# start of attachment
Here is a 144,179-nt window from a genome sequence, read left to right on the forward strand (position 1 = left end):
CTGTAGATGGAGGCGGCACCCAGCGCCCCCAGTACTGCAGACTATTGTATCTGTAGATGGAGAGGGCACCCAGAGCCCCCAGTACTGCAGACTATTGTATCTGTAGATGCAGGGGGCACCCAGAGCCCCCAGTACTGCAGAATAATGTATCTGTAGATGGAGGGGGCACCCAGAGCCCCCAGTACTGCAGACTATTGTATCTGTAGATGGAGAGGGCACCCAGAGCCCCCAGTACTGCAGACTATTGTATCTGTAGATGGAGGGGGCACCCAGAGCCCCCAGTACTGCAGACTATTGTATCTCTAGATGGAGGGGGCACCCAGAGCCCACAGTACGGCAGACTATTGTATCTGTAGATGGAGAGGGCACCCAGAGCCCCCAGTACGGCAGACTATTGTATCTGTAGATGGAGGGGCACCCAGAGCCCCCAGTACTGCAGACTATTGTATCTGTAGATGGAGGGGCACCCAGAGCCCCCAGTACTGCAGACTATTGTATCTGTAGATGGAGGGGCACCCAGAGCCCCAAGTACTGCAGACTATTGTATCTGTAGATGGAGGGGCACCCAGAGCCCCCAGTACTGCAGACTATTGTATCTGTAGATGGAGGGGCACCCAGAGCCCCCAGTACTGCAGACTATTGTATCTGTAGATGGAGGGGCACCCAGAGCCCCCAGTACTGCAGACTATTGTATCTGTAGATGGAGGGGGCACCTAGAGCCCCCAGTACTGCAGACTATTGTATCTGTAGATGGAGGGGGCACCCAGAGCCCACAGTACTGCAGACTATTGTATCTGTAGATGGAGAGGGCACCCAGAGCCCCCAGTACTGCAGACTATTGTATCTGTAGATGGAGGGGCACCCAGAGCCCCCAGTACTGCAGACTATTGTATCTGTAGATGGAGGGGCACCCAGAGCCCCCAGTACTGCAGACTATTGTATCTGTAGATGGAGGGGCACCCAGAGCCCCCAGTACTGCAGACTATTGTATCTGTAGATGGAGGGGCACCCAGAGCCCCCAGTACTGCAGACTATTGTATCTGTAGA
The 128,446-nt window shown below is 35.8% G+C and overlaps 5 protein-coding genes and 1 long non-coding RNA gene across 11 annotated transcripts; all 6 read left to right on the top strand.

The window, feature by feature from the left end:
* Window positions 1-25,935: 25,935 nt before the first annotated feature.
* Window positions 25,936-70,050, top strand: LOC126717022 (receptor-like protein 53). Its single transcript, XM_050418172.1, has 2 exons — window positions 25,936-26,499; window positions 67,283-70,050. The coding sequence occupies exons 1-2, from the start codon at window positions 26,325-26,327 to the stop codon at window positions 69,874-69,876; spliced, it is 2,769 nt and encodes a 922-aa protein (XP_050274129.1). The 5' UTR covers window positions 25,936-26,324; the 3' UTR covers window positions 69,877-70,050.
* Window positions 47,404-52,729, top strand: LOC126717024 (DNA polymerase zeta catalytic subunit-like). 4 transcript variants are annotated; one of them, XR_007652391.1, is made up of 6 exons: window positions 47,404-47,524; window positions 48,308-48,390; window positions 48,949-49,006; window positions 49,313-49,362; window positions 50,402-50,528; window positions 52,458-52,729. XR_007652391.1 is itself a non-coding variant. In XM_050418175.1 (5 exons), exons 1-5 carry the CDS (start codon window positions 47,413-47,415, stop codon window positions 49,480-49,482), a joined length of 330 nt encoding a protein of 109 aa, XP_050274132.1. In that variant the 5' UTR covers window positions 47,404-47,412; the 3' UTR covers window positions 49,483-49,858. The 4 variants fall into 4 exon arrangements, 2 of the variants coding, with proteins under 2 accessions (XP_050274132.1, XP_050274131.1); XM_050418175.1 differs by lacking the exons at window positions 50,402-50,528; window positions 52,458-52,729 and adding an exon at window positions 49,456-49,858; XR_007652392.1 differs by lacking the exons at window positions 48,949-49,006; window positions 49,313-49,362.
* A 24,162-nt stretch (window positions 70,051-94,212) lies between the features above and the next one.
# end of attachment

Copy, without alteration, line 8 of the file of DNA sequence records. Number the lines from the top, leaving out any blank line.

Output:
* A 24,162-nt stretch (window positions 70,051-94,212) lies between the features above and the next one.